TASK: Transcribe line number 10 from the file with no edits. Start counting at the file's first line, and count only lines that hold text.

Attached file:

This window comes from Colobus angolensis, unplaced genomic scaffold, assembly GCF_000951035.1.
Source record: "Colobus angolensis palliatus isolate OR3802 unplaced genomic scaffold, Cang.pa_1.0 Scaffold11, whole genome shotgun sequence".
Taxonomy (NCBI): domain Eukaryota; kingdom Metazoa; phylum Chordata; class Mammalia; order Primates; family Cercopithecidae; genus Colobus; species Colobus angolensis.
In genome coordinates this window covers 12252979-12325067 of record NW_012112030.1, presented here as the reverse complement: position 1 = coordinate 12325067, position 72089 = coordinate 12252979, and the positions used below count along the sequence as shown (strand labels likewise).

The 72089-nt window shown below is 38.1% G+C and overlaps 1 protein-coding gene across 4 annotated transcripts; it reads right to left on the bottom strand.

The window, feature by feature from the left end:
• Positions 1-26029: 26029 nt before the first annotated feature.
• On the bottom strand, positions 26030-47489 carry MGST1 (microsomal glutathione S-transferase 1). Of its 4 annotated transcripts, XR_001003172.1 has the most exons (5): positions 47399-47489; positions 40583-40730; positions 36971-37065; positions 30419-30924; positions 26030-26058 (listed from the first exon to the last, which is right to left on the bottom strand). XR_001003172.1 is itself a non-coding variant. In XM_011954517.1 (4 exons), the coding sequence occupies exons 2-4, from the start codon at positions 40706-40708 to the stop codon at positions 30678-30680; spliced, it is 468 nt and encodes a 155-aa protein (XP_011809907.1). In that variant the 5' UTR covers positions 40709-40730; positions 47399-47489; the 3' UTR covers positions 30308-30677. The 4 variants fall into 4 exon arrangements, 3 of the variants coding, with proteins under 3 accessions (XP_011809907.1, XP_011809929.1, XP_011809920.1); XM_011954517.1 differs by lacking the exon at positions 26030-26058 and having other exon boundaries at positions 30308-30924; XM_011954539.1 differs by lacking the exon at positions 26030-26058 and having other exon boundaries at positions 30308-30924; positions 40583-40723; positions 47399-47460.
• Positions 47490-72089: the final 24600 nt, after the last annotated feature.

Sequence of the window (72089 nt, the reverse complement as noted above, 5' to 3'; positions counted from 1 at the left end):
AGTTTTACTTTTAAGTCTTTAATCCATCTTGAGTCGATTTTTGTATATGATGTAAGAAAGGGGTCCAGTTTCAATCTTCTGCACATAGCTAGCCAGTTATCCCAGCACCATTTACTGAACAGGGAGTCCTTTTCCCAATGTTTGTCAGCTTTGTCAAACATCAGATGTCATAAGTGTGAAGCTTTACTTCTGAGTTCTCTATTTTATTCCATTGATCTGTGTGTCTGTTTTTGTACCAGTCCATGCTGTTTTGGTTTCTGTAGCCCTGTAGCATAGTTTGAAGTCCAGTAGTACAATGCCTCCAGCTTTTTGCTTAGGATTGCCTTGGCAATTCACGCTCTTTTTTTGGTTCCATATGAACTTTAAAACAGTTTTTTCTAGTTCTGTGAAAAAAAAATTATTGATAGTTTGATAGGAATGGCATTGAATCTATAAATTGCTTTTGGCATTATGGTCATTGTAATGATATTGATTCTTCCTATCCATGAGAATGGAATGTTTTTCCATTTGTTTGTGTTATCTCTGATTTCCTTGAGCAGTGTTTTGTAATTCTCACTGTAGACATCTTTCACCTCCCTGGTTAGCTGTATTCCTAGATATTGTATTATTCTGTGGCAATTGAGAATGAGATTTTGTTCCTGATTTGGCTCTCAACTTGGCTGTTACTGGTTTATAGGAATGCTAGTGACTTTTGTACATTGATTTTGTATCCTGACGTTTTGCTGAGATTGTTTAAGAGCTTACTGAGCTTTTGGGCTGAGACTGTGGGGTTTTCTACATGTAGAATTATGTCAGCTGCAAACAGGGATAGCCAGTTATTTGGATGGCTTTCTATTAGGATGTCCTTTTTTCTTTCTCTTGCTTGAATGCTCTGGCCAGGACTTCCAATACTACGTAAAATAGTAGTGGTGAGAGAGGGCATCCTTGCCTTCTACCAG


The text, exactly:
Sequence of the window (72089 nt, the reverse complement as noted above, 5' to 3'; positions counted from 1 at the left end):